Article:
I’m not messing around today. We’re going to jump right into a fabulous Vegan Lasagna w/ Lentils recipe I found at noracooks.com. I can’t take credit for adding lentils to the marinara sauce. Brilliant! But, I did tweak it a bit by making my own red sauce, using the green french lentils instead of the red lentils, and I replaced the spinach with the chard from our garden. So here it goes.
Vegan Lasagna w/ Lentils Ingredients
Prep time: 40 minutes
Cook time: 1 hour
- 1 cup dried lentils (red or green)
- 3 14.5 oz. chunked tomatoes
- ½ cup diced white or yellow onion
- 1 tbs. vegan-butter
- 2 tbsp. tomato paste
- ¼ cup red wine
- 1 tsp. salt
- 1 Tbs. sugar
Vegan Lasagna w/ Lentils Recipe
- First cook your lentils in 3 cups of water in a medium pot.
- Bring to boil, and then simmer for about 30 minutes.
- Pour tomatoes into a pretty large skillet. Add the onions,vegan butter, tomato paste, red wine and salt. With a potato masher, mash the tomatoes until you have a nice thick sauce. Simmer for at least 30 minutes.
- When lentils are soft, drain and add to tomato sauce.
- Preheat the oven 350 degrees.
- Pour your raw cashews into a food processor or blender. Process until fine and crumbly. Then add the tofu in chunks, nutritional yeast, lemon juice, salt, basil, oregano, and garlic powder to the food processor. Pulse until pretty smooth.
Assembling the Lasagna:
- Add 1 cup of the sauce, to the bottom of a large 9 x 13 casserole dish. Spread evenly.
- Add 4-5 lasagna noodles (uncooked).
- Spread half of the Cashew-Tofu Ricotta on top of the noodles. Top half of the chard or spinach.
- Add about 1 Cup of the sauce over the chard, then place the 4-5 noodles on top.
- Spread the rest of the Ricotta over the noodles, then the rest of the chard.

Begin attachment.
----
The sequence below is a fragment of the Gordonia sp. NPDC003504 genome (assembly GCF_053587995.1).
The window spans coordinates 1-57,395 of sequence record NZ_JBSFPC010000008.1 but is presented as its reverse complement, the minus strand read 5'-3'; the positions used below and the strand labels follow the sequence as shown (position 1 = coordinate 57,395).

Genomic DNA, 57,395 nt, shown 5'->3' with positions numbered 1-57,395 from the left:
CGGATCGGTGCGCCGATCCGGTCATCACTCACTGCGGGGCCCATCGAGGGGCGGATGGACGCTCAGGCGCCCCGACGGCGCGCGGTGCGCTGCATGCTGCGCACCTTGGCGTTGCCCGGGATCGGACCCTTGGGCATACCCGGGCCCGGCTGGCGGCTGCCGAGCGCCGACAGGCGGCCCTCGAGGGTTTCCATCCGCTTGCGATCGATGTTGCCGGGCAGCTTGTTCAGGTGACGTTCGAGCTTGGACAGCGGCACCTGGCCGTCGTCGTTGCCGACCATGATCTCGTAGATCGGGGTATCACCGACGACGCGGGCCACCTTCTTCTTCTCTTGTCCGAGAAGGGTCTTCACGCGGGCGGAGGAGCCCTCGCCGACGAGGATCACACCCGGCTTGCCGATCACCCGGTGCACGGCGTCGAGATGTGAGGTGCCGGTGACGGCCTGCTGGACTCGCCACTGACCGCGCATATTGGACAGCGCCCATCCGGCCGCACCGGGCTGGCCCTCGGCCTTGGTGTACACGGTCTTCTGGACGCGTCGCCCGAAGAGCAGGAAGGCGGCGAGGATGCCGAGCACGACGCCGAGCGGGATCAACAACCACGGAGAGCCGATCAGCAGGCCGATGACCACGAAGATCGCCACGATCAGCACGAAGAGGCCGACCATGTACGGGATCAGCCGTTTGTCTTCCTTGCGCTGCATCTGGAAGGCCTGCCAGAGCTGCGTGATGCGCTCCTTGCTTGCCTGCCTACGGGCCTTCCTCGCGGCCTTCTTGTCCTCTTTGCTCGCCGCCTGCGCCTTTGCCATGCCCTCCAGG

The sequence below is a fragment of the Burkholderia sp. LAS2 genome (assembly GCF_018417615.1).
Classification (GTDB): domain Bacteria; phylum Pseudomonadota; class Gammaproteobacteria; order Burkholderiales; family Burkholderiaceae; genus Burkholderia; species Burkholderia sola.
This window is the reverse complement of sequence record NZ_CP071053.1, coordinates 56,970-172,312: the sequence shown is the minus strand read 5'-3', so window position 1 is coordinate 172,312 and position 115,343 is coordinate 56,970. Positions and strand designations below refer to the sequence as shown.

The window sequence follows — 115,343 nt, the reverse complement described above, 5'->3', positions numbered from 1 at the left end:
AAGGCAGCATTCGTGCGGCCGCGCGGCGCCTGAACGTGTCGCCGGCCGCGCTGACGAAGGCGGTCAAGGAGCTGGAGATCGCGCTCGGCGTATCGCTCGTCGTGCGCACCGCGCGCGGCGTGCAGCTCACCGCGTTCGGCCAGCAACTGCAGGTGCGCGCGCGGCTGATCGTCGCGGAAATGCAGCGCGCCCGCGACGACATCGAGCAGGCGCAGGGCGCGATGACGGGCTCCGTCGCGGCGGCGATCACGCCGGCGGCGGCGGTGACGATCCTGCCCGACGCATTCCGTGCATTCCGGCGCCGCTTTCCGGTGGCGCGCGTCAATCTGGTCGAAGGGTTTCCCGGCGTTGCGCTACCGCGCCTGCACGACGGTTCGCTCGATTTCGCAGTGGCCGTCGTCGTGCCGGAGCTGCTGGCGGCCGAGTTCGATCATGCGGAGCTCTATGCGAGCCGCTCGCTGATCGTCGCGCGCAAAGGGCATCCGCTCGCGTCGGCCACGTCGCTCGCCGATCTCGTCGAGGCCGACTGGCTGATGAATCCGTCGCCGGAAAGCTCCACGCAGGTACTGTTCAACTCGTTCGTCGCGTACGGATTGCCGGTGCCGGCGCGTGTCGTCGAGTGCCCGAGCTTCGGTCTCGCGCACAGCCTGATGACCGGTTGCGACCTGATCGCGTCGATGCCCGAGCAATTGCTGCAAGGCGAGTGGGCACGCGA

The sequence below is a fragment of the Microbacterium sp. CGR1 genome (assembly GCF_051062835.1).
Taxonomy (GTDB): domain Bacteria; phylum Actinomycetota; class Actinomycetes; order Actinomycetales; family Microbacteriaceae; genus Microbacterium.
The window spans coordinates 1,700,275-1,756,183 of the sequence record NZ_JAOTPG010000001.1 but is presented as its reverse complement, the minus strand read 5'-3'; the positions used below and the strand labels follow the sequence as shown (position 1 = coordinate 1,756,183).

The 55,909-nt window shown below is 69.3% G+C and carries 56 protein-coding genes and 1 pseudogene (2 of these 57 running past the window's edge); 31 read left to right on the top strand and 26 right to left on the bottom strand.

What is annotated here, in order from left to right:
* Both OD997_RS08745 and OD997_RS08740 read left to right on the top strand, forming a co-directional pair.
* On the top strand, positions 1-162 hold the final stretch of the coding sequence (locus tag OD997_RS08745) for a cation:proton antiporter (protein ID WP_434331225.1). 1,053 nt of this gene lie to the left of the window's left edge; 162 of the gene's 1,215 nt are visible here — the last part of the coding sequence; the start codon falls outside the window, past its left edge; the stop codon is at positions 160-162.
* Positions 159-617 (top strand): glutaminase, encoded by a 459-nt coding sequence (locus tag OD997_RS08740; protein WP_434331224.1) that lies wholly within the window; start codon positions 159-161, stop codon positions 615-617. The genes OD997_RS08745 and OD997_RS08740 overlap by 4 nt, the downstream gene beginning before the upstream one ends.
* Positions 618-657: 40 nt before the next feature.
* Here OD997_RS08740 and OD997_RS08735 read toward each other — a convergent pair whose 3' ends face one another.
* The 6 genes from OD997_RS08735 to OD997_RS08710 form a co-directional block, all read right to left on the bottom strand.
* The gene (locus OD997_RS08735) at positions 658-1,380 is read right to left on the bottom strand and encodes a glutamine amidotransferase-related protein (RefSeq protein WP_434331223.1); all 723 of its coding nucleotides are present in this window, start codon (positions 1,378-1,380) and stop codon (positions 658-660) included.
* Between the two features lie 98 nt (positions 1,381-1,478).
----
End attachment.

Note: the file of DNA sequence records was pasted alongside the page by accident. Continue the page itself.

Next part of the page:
- Place 4-5 more noodles on top of the chard, and then pour the rest of the sauce over the top, evenly.
- Cover tightly with foil. Bake for 1 hour. Let cool at least 15 minutes before cutting and serving.
Nora Cooks, really loves her family and shows it by taking the extra step and making her own vegan mozzarella cheese. I on the other hand just sprinkled the store bought vegan mozzarella shreds over the top of the lasagna the last 20 minutes. Be sure to remove tin-foil. I know, I know this is quite a recipe, but last night we ate the leftovers with a side of sauteed blessed zucchini; fabulous! And I have enough for lunch today 🙂
Farming the Yard (Part 4)
left off last week with our venture into growing grapes and brewing varietal wine grape juice. After Rick read it, he wanted me to add; once it’s been bottled, the juice has to be refrigerated. And he didn’t think I made it clear that after we bought the buckets of Pinot and Sandgiovese grape juice, we pasteurized and bottled it. Just in case you’re thinking of doing the same. 🙂
We lived in, and farmed our modern house for ten years.
And then, the mid-century modern house craze happened. The Muir’s for the first time were in the right place at the right time, you know the saying; “know when to hold them, know when to fold them and know when to walk out the door.” We put our house on the market, and it sold in a bidding war in four days. Our kids thought we had lost our minds; “what the hell are you guys doing?” Especially, after we stored everything and moved into a little apartment. What a fun chapter that was. We spent weekends traveling down the coast of California and all the way up to the very tip of the State of Washington looking at small farms where we could plant a small vineyard.
Our six month search, ended with us buying a house, part of which was built in 1887. It sits at the top of a hill surrounded by an apron of 70 acres, of 145 year old olive trees. After the big hunt, crazily the house is less than fifty miles from where we started, in the foothills half-way between San Francisco and Tahoe. The house was covered in wisteria and moss covered wooden shingles, but the ground was perfect for planting a small vineyard. We both could see in our minds eye where the grapes were going to go. And I knew it would take at least three years before we saw a single grape. So the mission changed from finding a place, to doing the hard, hard work getting the dirt prepared to be planted.